Six Ways to Ramp Up Your Social Media Presence
It may seem like a good idea to put yourself onto every platform out there, but be selective about choosing your social platforms, according to where your audience is likely to be.

2. Keep Content Timely, Newsworthy and Visual

We can define newsworthy content as being what the audience wants to hear about. So for example, if you were running a home décor company, then you would profile some fashionable trends in lounge furniture this year.

Also important is timeliness. Create a calendar of relevant holidays, seasons and key dates for the general population and the industry. Integrate these into your content as well. In this case, write about trends in lounge furniture that make a perfect Valentine’s Day gift! Or track down the birth date of the person who invented the chesterfield sofa, and offer a competition on that day.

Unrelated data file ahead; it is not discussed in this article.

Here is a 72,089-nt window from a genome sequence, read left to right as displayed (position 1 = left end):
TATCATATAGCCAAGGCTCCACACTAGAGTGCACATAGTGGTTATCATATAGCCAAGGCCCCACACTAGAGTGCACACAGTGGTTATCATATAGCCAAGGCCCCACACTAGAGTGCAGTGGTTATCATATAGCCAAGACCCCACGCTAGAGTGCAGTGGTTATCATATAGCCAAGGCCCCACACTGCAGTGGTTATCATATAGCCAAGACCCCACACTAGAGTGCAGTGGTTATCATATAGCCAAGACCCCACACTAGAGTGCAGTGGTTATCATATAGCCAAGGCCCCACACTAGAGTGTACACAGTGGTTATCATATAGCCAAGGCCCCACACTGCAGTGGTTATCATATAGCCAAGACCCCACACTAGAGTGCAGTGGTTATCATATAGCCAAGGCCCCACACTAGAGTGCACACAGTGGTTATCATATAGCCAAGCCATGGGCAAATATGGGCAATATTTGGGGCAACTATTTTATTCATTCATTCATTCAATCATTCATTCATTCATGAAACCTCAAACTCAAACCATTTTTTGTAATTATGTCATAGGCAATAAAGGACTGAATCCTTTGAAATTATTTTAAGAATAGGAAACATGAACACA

Don’t be afraid to ask your fans what they enjoy hearing about. Social media is a conversation not a one way street. Finally, keep the ratio of pictures and videos high – social media is predominantly visual.

3. Tell a Compelling Story

With the time line functionality of many social media platforms such as Facebook, it’s become easier to showcase the bigger picture of your business, including milestones in the company history, employees, changes and innovations and community activities. All of this can be great publicity for your business and be a compelling story on social media.